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The trench war continues in the Ukraine

The continuing trench war in Ukraine
For the original maps, go here (April 16, 2023)
and here (July 23, 2023).

My last full update on the Ukraine War, on April 17, 2023, was written about the time that the Russian winter offensive had ended (with generally empty results) and a counter-offensive by the Ukrainians was expected to begin.

At that time I concluded as follows:

The Ukrainians have no hope of getting [sufficient] military aid from the rest of the world. Unless the Russians can bring [vastly larger] numbers to this battlefield, something that seems unlikely based on the present political situation in Russia, it now appears that this war is devolving into a World War I-style trench war. Neither side can make any significant gains militarily, and neither side is willing to negotiate a settlement.

Based on that assessment, I expected the Ukrainian spring/summer offensive to be as ineffective as the Russian winter campaign. This has proven true. The map above, adapted from maps created by the Institute for the Study of War, illustrates the general lack of change in either direction along the entire northern frontline. Though the Ukraine has made some minor gains north and south of Bakmut (as noted in ISW’s July 23, 2023 update), it has not succeeded in recapturing the city. Meanwhile, the Russians have made some minor gains to the north, west of the cities Svatova and Kreminna.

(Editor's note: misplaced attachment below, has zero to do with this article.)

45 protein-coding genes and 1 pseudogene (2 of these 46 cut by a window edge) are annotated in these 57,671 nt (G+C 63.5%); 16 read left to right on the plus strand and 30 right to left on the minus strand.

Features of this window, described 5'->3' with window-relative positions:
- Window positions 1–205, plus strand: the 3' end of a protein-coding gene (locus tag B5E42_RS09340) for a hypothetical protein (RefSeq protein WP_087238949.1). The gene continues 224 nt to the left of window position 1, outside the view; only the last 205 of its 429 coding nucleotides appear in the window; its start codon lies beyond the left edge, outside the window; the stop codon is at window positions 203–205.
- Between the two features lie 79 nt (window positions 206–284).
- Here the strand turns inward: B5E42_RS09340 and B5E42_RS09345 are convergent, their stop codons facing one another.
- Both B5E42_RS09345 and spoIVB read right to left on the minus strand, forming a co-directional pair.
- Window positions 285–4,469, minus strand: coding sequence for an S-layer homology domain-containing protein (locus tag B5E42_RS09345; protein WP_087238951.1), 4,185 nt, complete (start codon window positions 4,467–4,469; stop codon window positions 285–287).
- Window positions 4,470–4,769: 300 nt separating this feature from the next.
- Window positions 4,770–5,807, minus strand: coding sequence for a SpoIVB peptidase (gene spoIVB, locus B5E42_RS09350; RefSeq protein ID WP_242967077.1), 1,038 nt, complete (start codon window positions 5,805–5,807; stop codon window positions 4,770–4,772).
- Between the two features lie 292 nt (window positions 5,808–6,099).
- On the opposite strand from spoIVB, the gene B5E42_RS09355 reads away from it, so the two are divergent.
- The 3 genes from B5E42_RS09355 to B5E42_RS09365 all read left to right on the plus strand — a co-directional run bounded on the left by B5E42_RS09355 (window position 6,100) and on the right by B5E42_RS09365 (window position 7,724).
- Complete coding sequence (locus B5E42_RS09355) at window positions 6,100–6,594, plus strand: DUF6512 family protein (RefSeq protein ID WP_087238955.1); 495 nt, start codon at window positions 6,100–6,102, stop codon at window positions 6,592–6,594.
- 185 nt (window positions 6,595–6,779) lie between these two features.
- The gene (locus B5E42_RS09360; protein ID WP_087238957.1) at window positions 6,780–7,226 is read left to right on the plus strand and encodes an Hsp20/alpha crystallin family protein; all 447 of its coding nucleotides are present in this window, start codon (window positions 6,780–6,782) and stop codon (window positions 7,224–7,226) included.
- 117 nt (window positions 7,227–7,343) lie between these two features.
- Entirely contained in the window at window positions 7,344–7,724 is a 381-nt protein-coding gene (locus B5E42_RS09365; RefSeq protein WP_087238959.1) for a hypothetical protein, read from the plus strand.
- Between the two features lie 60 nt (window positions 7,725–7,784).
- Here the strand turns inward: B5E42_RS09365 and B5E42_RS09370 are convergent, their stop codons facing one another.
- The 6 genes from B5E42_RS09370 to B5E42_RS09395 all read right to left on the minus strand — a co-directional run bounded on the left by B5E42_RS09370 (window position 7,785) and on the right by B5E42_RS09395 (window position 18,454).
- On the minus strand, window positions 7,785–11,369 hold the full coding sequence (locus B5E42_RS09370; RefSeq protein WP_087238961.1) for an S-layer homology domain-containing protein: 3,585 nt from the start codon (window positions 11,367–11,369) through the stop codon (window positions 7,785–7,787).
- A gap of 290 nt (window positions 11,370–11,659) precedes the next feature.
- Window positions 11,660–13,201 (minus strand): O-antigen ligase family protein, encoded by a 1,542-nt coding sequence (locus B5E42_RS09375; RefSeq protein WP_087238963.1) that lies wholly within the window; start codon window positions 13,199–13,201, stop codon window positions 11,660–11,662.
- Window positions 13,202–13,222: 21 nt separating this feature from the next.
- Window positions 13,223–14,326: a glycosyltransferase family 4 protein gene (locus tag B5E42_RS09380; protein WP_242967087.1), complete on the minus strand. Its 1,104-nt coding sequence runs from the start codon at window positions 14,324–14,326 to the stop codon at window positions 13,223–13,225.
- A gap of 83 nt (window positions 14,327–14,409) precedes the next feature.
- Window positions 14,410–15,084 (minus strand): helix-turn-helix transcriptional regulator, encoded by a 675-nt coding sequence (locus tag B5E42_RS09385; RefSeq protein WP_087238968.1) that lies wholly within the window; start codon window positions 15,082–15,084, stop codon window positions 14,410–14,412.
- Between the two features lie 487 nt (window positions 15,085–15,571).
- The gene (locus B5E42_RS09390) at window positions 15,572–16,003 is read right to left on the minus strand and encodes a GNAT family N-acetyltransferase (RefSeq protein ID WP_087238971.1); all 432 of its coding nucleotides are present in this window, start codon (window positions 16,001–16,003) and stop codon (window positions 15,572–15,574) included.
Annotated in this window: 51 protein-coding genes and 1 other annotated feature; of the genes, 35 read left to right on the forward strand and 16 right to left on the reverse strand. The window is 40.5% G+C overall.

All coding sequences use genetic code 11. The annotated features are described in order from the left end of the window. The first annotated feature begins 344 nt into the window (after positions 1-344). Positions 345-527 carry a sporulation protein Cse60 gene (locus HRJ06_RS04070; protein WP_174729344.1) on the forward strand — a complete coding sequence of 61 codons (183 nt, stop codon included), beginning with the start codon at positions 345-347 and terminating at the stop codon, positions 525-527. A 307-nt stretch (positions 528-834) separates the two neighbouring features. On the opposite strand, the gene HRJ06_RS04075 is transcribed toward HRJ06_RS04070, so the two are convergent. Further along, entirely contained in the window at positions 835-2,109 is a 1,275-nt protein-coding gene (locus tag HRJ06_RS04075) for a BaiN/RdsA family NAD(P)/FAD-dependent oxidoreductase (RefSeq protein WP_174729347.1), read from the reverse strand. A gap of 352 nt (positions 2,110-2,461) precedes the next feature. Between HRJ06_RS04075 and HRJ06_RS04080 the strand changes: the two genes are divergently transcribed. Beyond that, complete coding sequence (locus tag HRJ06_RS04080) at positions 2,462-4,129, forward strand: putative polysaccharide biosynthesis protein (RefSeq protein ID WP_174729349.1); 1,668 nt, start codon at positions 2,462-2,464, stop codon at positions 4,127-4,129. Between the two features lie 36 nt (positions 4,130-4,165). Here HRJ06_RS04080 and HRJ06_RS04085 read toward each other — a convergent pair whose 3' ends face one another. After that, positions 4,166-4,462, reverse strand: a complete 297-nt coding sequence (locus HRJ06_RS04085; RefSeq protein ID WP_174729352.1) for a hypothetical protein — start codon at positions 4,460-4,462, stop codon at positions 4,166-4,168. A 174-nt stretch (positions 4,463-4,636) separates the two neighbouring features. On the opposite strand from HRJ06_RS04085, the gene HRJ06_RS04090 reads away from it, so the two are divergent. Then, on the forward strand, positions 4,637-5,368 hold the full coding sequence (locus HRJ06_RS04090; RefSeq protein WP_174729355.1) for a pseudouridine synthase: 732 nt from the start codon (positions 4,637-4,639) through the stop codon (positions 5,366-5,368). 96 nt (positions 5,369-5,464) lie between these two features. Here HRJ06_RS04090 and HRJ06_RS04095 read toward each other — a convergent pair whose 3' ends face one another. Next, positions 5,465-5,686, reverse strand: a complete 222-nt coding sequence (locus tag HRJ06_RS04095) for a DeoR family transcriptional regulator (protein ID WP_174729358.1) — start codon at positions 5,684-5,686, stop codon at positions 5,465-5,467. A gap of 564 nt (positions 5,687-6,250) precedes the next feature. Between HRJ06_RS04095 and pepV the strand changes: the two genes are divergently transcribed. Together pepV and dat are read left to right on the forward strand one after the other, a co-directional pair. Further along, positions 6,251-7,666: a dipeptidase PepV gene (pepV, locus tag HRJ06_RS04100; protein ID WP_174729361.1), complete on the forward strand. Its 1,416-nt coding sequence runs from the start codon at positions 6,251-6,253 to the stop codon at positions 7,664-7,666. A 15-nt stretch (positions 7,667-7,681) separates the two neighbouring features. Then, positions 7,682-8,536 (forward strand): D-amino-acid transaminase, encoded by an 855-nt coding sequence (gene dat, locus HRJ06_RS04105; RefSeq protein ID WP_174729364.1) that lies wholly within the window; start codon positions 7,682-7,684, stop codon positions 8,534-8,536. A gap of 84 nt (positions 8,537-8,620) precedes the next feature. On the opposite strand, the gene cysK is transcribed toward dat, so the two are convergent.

Similarly, though the Ukraine has made some small gains along the southern frontline (compare this April 16th map with this July 23rd map), none of those gains have been of any great significance. The Ukraine’s long pause in offensive operations, from November 2022 until April 2023, allowed the Russians to build a deep and extensive defensive set-up, including many minefields that have slowed Ukrainian advances to barely a crawl.

In addition, it appears that the flooding from the destruction of the Kakhovka Dam in the south has almost entirely benefited the Russians, blocking what appears to have been a major Ukrainian plan to invade across the Dneiper River. Since the dam break, the Ukraine has been pushing at the one major bridge still standing, but with no real success. Since the Ukrainians do not appear to have the ability to make an amphibious assault, the Russians need only defend this one bridge, and have so far been able to.

In its June 14, 2023 update, ISW noted the following about the Russian defensive setup:

ISW continues to assess that Russian forces are defending in western Donetsk Oblast area in accord with Russian tactical defensive doctrine, which calls for a first echelon of defense forces to repel or slow attacking forces while a second echelon of forces counterattacks against any enemy breakthrough. [emphasis mine]